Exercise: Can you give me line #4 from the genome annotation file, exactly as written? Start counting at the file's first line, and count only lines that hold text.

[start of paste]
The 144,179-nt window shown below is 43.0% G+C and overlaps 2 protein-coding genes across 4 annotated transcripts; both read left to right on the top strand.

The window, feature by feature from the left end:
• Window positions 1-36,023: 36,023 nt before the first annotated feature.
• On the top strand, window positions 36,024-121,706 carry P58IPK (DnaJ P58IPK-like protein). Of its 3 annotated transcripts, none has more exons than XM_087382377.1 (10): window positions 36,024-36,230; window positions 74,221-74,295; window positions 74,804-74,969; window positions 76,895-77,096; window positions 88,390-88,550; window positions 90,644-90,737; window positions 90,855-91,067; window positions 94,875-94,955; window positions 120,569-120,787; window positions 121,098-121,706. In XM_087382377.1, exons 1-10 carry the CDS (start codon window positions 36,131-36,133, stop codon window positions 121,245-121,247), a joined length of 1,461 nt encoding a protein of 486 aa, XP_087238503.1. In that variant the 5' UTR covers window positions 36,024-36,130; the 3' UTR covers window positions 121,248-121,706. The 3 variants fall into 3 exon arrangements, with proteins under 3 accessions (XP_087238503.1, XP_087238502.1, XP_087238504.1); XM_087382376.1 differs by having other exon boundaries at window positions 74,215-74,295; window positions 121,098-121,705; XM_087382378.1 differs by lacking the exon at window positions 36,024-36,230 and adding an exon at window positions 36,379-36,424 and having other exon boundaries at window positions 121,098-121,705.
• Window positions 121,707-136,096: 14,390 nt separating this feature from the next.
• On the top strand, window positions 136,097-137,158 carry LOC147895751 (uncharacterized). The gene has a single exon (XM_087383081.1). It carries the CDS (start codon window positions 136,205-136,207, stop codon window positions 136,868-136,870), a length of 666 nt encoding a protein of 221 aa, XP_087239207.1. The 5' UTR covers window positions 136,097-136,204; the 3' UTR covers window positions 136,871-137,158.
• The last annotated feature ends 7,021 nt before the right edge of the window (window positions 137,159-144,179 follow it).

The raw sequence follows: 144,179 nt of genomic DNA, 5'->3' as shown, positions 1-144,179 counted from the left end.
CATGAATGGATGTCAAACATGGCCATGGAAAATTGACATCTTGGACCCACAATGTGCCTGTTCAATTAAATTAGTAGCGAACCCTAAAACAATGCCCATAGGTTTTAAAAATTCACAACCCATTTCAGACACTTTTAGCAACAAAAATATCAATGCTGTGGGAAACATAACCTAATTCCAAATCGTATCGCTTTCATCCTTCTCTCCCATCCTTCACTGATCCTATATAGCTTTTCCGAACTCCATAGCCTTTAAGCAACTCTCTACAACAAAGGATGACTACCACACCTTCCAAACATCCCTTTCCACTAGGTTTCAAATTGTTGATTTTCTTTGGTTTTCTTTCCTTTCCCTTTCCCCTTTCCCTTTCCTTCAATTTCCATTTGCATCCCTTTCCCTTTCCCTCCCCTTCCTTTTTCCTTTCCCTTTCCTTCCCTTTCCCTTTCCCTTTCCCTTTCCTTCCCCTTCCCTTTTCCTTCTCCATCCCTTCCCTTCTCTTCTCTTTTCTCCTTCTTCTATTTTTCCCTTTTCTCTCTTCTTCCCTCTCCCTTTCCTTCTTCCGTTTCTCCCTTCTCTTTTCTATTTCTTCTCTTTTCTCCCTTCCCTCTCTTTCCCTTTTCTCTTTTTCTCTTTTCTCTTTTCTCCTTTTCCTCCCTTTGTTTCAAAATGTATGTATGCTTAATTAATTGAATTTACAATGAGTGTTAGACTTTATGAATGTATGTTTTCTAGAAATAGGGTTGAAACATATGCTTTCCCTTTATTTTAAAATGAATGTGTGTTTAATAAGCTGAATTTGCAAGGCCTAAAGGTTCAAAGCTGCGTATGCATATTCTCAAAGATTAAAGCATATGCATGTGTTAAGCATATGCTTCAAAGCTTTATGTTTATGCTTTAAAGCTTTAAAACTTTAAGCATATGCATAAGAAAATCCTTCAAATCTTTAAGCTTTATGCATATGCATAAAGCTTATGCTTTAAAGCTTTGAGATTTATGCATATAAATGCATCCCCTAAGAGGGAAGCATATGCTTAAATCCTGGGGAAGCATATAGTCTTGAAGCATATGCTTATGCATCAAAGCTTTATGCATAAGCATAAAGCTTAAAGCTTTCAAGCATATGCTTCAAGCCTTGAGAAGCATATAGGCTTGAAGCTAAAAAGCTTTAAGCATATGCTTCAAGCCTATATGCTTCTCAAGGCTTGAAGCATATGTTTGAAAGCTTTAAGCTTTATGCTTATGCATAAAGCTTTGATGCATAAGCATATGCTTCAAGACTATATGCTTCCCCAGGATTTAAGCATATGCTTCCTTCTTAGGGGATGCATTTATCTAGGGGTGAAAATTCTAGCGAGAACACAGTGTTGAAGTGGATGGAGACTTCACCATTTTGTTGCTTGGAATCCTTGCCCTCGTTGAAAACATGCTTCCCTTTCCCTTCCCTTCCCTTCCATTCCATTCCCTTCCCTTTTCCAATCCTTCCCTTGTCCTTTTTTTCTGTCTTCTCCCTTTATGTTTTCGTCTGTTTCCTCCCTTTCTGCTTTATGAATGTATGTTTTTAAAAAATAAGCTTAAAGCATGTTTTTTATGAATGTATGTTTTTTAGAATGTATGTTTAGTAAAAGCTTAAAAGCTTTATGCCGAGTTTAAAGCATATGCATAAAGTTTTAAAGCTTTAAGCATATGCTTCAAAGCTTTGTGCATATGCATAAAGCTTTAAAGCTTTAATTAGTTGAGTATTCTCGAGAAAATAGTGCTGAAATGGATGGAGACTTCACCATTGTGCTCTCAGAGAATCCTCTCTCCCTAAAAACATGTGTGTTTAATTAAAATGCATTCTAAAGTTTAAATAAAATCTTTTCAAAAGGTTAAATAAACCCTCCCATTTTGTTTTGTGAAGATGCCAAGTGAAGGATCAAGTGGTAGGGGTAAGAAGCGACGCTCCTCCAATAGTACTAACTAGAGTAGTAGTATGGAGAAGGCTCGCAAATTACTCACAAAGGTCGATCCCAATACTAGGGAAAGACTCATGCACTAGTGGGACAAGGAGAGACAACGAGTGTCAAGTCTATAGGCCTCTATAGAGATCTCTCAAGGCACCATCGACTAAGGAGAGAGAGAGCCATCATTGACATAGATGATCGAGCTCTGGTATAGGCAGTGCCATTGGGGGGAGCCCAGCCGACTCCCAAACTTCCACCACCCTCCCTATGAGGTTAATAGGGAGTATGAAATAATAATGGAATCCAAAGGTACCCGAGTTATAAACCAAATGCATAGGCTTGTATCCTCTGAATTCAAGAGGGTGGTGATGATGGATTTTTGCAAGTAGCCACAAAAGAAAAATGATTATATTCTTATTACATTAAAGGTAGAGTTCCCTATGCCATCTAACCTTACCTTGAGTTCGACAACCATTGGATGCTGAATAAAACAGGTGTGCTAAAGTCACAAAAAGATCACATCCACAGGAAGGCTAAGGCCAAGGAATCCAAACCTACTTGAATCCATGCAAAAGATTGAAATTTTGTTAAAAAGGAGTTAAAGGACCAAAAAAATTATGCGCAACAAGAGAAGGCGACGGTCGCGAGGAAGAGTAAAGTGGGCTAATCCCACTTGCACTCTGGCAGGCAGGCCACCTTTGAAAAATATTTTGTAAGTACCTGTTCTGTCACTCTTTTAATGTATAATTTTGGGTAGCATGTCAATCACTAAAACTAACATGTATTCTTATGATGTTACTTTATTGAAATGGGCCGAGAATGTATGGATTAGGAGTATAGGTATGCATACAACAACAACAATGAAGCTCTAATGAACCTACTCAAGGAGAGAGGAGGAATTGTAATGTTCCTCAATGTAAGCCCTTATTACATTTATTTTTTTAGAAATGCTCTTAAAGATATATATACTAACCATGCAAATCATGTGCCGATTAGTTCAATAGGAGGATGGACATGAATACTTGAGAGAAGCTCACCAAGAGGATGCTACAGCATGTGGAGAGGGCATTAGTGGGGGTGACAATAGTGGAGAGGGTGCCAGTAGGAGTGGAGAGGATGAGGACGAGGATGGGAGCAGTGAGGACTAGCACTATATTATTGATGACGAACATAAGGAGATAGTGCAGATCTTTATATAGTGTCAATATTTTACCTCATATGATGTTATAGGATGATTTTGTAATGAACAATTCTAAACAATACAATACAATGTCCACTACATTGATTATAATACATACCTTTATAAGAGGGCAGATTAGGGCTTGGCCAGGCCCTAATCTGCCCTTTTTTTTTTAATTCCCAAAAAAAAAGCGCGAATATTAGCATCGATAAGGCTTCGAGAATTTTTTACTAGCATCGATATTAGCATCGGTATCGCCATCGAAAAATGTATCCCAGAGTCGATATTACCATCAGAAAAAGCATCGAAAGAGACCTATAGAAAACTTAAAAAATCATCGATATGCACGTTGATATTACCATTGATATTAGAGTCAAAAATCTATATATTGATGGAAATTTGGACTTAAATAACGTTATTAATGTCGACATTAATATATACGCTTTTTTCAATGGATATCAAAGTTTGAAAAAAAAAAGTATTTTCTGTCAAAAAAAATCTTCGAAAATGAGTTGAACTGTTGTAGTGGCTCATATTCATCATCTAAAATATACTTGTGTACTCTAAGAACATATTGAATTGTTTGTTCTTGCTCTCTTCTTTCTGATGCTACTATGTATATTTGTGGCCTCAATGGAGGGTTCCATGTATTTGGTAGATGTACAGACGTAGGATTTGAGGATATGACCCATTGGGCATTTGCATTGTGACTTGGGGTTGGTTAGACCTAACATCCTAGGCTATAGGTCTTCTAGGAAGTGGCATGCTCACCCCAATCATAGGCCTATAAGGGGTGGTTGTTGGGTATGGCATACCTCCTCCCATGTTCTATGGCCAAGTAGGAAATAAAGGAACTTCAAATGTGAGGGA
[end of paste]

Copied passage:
• On the top strand, window positions 36,024-121,706 carry P58IPK (DnaJ P58IPK-like protein). Of its 3 annotated transcripts, none has more exons than XM_087382377.1 (10): window positions 36,024-36,230; window positions 74,221-74,295; window positions 74,804-74,969; window positions 76,895-77,096; window positions 88,390-88,550; window positions 90,644-90,737; window positions 90,855-91,067; window positions 94,875-94,955; window positions 120,569-120,787; window positions 121,098-121,706. In XM_087382377.1, exons 1-10 carry the CDS (start codon window positions 36,131-36,133, stop codon window positions 121,245-121,247), a joined length of 1,461 nt encoding a protein of 486 aa, XP_087238503.1. In that variant the 5' UTR covers window positions 36,024-36,130; the 3' UTR covers window positions 121,248-121,706. The 3 variants fall into 3 exon arrangements, with proteins under 3 accessions (XP_087238503.1, XP_087238502.1, XP_087238504.1); XM_087382376.1 differs by having other exon boundaries at window positions 74,215-74,295; window positions 121,098-121,705; XM_087382378.1 differs by lacking the exon at window positions 36,024-36,230 and adding an exon at window positions 36,379-36,424 and having other exon boundaries at window positions 121,098-121,705.